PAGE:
"As this great transitional shift was occurring and Paul's audience changing, it was vitally important that Paul only reveal what God permitted him to reveal at certain times. This is precisely why Paul's later letters are different in many ways from his early letters. In addition, God's entire program was changing." 


Stephen's assertion regarding a "great transitional shift" and a "change" occurring in Paul's audience is not just an oversimplification of the facts, but is, I believe, actually contrary to the facts. From the very beginning of Paul's calling, the Gentiles to whom Paul was commissioned by Christ to herald his distinct gospel were those whose eyes needed to be opened, who needed to be turned from darkness to light and from the authority of Satan to God (Acts 26:16-18) - in other words, idol-worshipping pagans (as opposed to God-fearing Gentile proselytes whose righteous living had made them acceptable to God - see Acts 10:34-35).

Although we read in Acts of Paul heralding the truth concerning Christ to unbelieving Israelites on several occasions, bringing the gospel to Israelites and to the God-fearing Gentile proselytes who blessed Israel and attended the synagogues was simply not the primary reason for which Paul was made an apostle. Nonetheless, Paul had a deep love in his heart for his "relatives according to the flesh" (see Romans 9:1-5; 10:1; 11:13-15), and it was undoubtedly this love that made it necessary for Paul, the apostle of the nations, to attempt to persuade some of his Jewish brethren of the "trans-administrational" truth concerning Jesus Christ. 


It's true that, in at least some of the ecclesias to whom Paul wrote, there seems to have been a minority of believers who were Israelites according to the flesh and Jewish in their background. Given this fact (along with the fact of Paul's own Jewish background), it's no surprise that Paul would quote or allude to the Hebrew Scriptures in his writings. Not only would we expect to find more "Old Testament" references in letters written to larger and/or more racially diverse ecclesias (as the ecclesias in Rome and Corinth likely were), but we would also expect there to be more OT references found in longer letters (such as 1 Corinthians and Romans) than in shorter letters - which, of course, is exactly what we find. But it needs to be emphasized that the ecclesias to whom Paul wrote - including the ecclesia in Rome - consisted primarily of uncircumcised Gentiles. And any circumcised members of these ecclesias became - and would've remained - members precisely because they had believed - and continued to believe - the same evangel of the uncircumcision that was being heralded among the nations.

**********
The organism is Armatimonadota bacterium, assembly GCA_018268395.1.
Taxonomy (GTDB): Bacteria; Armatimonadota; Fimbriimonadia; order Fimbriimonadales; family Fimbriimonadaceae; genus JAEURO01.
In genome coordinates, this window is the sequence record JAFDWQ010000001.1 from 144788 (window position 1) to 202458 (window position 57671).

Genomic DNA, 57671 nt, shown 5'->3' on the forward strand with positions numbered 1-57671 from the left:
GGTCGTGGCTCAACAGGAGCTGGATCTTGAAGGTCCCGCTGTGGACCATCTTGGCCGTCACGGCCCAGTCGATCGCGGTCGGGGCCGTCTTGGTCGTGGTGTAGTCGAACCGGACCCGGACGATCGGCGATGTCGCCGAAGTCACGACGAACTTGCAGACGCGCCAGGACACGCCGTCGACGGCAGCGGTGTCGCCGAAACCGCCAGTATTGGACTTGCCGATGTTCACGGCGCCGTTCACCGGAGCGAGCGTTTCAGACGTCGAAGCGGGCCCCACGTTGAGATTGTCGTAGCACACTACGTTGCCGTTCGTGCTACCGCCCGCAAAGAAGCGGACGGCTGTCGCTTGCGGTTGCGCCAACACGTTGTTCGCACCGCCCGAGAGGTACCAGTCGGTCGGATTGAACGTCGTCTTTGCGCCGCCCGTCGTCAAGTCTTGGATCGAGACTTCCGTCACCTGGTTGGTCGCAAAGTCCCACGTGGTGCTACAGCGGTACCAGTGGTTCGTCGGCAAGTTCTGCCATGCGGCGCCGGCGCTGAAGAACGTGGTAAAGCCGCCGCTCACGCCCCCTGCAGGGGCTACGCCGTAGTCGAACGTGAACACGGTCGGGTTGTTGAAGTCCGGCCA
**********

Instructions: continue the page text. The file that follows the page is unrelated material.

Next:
As was the case with Paul, the primary status and identity of the circumcised members of the ecclesias to whom Paul wrote was no longer that of "Jew" or "Israelite." At the time Paul wrote, there was "one body" into which those who believed Paul's evangel were being spiritually baptized. And it was (and is) a body in which circumcision and all fleshly distinctions were (and are) completely irrelevant (1 Cor. 12:12-13; 2 Cor. 5:16-17; Gal. 3:27-28). The same cannot be said, however, for the recipients of the letter to the Hebrews, or for the believers to whom Peter and James wrote (1 Pet. 1:1; James 1:1).